I’ve got some good news and I’ve got some bad news. Since you can’t tell me which you’d like to hear first, I shall begin with the good.
The good news is that, upon the suggestion of my brilliant assistant Kate, I was able to devise a clever plan to check my iron levels without having to go to the doctor at all. The past week or so I’ve felt a familiar and disturbing sense of exhaustion and ‘drag’ for lack of a better word, with no explanation for it. Fearing I was once again anemic, Katie suggested I try donating blood at one of the hospital trucks that frequents the university I work at. They are required to screen donors for anemia first, so it seemed like a perfect, win-win situation. I could alleviate my fear of recurring anemia, while at the same time donate healthy blood to someone who needed it.
The only problem was that my whole plan came crashing into a million little pieces in every way possible. First, I was immediately rejected as a donor based on my weight and a heart condition I have called tricuspid valve disease (though it’s been under control for some time and not currently a problem at all). Despite my assurance of this, they told me I’d have to go to hospital to donate so that my heart could be monitored in the process, and also gain some weight. Discouraged at this point but not quite ready to give up, I asked if they’d at least check my iron level to ensure it was ok before taking the drive out to PIH.
And thats where the bad news comes in. I actually am anemic. Again. For anyone who’s ever been through something like this, you understand how devastating it is to hear that. Months of going to an infusion center and getting needles stuck up your arm, numerous allergic reactions, steroids and countless appointments, only to discover it’s already depleted again is more than a little bit discouraging. It’s dispiriting. At this point I’m still deciding what I’m going to do, since this was not supposed to happen for at least another year, at the earliest. It’s hard to begin to imagine going back to see my doctor at this point since I know they’ll want to do more screening, probably a bone biopsy and possibly begin blood transfusions.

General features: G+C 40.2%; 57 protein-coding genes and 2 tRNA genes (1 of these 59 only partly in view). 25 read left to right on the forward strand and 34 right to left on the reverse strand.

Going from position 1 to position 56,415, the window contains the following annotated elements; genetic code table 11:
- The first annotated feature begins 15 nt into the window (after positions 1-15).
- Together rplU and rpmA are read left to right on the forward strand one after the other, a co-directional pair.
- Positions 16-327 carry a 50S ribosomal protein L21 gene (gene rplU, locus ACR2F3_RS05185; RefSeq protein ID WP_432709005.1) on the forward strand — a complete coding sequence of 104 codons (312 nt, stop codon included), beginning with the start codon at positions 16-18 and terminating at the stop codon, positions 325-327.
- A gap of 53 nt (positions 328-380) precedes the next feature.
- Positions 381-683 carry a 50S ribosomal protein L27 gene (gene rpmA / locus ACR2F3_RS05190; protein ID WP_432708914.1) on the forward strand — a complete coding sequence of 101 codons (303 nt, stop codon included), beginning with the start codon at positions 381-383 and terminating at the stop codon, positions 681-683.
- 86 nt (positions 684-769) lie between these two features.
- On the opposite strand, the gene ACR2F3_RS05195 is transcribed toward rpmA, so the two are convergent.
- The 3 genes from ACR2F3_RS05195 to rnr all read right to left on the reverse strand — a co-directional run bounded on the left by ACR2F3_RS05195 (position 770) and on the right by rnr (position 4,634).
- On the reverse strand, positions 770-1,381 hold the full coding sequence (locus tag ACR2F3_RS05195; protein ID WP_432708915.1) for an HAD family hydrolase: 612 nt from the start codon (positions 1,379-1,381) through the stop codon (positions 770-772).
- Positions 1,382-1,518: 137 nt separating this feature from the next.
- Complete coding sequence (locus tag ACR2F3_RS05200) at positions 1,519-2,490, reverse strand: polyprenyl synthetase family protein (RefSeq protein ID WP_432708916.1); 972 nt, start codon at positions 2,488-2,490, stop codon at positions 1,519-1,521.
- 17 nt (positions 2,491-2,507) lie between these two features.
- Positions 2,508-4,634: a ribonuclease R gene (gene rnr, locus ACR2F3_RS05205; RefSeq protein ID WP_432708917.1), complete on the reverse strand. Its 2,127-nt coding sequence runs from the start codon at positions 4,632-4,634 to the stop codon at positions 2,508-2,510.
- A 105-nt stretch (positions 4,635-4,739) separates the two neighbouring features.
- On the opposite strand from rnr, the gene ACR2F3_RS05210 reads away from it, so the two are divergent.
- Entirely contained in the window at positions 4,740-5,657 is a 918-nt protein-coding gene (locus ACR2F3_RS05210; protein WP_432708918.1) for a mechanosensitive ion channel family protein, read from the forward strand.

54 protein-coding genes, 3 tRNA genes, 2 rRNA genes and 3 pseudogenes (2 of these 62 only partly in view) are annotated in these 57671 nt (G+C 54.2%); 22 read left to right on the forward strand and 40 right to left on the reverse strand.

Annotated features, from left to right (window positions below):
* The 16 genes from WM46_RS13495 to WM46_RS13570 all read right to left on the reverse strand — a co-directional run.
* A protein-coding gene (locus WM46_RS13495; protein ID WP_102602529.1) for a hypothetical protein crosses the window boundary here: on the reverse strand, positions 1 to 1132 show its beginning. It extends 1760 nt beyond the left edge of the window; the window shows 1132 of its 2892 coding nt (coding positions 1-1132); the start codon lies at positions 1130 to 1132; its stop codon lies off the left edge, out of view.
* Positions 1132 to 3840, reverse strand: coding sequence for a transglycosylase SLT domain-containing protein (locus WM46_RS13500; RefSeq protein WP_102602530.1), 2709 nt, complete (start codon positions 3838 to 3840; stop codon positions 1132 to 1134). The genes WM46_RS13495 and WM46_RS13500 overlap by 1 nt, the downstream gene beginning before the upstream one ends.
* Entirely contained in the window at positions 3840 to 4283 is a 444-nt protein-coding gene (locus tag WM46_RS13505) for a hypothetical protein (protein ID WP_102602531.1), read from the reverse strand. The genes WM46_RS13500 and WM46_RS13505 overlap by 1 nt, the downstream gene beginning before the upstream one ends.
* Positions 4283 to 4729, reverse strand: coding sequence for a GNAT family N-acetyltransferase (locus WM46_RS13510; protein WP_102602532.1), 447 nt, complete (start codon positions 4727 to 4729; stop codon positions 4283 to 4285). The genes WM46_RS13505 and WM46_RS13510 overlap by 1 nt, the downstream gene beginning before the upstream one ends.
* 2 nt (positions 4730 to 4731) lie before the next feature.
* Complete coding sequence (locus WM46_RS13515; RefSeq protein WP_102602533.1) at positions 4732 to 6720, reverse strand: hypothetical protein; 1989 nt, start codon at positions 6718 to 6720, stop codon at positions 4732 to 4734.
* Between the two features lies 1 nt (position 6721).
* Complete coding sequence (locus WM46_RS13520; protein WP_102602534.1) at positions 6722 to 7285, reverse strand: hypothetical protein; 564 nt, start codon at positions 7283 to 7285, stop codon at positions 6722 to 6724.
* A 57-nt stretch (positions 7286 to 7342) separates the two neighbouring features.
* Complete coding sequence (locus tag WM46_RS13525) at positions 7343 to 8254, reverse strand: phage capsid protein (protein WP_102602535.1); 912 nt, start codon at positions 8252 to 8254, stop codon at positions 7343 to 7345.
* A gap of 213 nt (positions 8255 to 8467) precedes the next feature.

I dread all these things.
While I realize it will be important to go back sometime, if I am completely honest with myself, I know I can’t right now. I’m worn out and want to live my life for a while, at least a little while. Perhaps I’ll take most of the summer to do so before diving back into those sterile rooms, stark lights and cold needles.
Though I tell you this because it’s reality at the moment for me, I greatly dislike posts of this sort. I do not want to leave you with such gloomy sentiment as this, and so will venture to say that I am not completely disheartened by this unexpected turn in the road. How can I be? I am alive, not in any life-threatening condition, and still able to enjoy every day to the fullest. I have my beautiful beasts at home, two jobs I love, and am blessed with some of the dearest people on earth. I’ve got blue skies and sunshine, coffee and sushi, oceans and sunsets. I’ve got horses to ride, dogs to train, mountains to climb, trails to run, and people to love. And I have quiet places to rest and listen to the stillness, reminding me of God’s goodness and all He has blessed me with.
“A smooth sea never made a skillful sailor’ -unknown